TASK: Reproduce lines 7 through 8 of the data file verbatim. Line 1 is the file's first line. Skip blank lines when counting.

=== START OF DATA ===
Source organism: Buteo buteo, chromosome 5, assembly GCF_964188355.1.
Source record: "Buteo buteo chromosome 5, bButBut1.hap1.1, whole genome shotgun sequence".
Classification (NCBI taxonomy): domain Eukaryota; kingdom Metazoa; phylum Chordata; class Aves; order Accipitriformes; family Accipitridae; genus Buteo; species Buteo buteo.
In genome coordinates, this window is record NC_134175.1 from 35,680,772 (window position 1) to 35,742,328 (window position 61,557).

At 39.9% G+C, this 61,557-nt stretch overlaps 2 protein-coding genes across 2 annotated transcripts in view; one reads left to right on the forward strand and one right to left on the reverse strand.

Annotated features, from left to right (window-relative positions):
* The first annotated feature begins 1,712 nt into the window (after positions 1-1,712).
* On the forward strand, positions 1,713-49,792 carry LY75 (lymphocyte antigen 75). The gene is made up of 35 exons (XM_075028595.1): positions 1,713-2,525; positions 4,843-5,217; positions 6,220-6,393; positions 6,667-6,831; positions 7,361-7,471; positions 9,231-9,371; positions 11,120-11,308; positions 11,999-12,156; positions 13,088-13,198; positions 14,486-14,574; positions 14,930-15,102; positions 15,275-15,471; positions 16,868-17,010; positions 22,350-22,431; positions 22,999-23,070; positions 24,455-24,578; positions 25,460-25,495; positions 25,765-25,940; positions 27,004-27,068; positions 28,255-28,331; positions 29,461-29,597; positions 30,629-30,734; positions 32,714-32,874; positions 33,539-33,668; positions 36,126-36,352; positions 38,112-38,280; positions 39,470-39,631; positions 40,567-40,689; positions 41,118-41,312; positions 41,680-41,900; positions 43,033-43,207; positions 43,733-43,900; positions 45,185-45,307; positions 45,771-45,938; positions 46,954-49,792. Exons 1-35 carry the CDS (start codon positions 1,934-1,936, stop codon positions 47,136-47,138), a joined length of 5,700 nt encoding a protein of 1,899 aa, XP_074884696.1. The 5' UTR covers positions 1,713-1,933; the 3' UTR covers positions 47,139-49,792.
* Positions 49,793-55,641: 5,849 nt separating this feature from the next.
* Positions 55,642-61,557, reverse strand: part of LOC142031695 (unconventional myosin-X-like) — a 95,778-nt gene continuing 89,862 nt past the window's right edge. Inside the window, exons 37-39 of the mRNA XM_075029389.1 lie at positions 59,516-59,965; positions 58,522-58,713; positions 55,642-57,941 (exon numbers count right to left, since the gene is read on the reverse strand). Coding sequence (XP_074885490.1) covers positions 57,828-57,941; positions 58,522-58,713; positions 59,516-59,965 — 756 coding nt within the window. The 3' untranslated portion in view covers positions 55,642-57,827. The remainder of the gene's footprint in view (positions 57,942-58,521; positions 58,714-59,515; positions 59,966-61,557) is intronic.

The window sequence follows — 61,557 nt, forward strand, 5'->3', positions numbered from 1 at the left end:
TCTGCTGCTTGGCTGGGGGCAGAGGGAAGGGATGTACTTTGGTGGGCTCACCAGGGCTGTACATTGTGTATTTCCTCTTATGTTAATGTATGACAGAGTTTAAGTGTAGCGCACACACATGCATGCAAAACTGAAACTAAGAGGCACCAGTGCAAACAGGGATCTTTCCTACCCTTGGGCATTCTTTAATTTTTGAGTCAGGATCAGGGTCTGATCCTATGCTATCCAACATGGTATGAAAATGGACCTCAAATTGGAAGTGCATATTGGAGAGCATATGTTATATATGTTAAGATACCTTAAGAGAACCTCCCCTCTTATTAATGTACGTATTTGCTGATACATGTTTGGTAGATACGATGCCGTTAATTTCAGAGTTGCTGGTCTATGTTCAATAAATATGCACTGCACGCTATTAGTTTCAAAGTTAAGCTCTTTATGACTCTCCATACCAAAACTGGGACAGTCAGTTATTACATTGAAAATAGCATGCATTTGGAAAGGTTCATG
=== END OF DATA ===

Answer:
* The first annotated feature begins 1,712 nt into the window (after positions 1-1,712).
* On the forward strand, positions 1,713-49,792 carry LY75 (lymphocyte antigen 75). The gene is made up of 35 exons (XM_075028595.1): positions 1,713-2,525; positions 4,843-5,217; positions 6,220-6,393; positions 6,667-6,831; positions 7,361-7,471; positions 9,231-9,371; positions 11,120-11,308; positions 11,999-12,156; positions 13,088-13,198; positions 14,486-14,574; positions 14,930-15,102; positions 15,275-15,471; positions 16,868-17,010; positions 22,350-22,431; positions 22,999-23,070; positions 24,455-24,578; positions 25,460-25,495; positions 25,765-25,940; positions 27,004-27,068; positions 28,255-28,331; positions 29,461-29,597; positions 30,629-30,734; positions 32,714-32,874; positions 33,539-33,668; positions 36,126-36,352; positions 38,112-38,280; positions 39,470-39,631; positions 40,567-40,689; positions 41,118-41,312; positions 41,680-41,900; positions 43,033-43,207; positions 43,733-43,900; positions 45,185-45,307; positions 45,771-45,938; positions 46,954-49,792. Exons 1-35 carry the CDS (start codon positions 1,934-1,936, stop codon positions 47,136-47,138), a joined length of 5,700 nt encoding a protein of 1,899 aa, XP_074884696.1. The 5' UTR covers positions 1,713-1,933; the 3' UTR covers positions 47,139-49,792.